Sarkozy one step closer to corruption trial as judges uphold phone tap evidence


Nicolas Sarkozy's hopes of returning to the Elysée suffered a potential blow on Tuesday when France's top court approved the use of telephone taps that led to the former president being formally investigated for “corruption” and “influence peddling”. The decision by the Cour de Cassation to reject Sarkozy's appeal means that he could soon face charges and be sent for trial over the allegations, which concern his alleged attempts to obtain confidential information about another legal affair that involved him. Though he has not formally announced his candidacy for the Right's autumn primary ahead of the 2017 presidential election, it is widely expected that Sarkozy will stand. But the electoral road is likely to be tougher for Sarkozy if he is facing a trial on corruption charges. Michel Deléan reports.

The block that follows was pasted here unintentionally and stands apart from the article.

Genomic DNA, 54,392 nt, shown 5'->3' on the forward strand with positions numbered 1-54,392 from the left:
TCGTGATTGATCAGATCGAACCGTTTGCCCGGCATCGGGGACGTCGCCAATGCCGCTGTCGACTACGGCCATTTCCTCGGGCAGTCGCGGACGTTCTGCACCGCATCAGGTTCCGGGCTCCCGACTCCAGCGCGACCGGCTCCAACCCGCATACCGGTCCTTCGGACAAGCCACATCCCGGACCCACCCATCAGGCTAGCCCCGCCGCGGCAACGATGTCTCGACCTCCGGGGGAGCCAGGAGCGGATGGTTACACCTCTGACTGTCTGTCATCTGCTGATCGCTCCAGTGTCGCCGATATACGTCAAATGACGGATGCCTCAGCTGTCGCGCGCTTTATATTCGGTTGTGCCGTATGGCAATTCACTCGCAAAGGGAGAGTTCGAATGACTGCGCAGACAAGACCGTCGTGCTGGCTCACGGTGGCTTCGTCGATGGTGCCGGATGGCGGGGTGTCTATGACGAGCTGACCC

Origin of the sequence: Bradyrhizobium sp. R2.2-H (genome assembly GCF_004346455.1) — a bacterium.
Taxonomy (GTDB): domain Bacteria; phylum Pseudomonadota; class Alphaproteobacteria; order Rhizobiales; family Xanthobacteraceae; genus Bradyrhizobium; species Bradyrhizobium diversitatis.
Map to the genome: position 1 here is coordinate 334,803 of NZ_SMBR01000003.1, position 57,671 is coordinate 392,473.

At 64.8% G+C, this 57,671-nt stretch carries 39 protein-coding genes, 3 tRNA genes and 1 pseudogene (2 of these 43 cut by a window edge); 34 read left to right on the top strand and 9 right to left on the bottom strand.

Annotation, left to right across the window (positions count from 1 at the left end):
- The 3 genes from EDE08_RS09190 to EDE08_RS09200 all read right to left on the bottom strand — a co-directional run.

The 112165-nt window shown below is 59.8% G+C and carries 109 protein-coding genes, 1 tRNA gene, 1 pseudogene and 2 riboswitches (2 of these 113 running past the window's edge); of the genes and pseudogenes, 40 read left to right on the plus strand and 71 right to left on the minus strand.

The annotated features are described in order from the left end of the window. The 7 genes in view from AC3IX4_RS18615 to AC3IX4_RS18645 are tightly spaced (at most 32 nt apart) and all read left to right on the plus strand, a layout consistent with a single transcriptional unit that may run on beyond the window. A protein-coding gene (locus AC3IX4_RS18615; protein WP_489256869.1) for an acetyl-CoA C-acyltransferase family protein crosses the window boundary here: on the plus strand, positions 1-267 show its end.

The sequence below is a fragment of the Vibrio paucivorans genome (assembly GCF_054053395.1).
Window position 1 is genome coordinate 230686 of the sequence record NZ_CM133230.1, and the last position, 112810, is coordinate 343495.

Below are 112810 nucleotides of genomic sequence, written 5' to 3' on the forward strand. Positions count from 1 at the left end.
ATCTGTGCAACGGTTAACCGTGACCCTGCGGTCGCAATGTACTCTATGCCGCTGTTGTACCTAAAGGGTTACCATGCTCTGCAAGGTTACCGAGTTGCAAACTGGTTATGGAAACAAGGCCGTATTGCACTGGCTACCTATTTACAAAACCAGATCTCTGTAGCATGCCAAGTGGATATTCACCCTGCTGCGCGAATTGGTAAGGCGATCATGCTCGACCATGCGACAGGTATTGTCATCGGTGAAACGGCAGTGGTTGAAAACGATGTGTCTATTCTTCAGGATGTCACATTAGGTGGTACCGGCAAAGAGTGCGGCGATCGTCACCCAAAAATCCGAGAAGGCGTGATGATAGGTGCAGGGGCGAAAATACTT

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France's highest court, the Cour de Cassation, has backed the use of telephone taps on Nicolas Sarkozy that led to the former French president being placed under formal investigation for alleged corruption and influence peddling. The ruling by the court on Tuesday March 22nd now potentially paves the way for Sarkozy to be formally charged and sent for trial over the affair, which involves claims he sought to induce a senior judge to obtain confidential information about another judicial case involving the former head of state.If Sarkozy is indeed sent for trial then this would represent a potential blow to his political ambitions ahead of the autumn primary election to be held by his right-wing Les Républicains (LR) party, designed to choose a candidate for the 2017 presidential election. Any trial, however, seems unlikely to take place until after the presidential poll. The former head of state, who became the LR president after returning to front-line politics in 2014, and who was received by Pope Francis in Rome on Monday March 21st, has not yet formally declared his candidacy. But he is widely expected to do so in the coming months. The former prime minster and current major of Bordeaux, Alain Juppé, is seen as his biggest rival in the primary.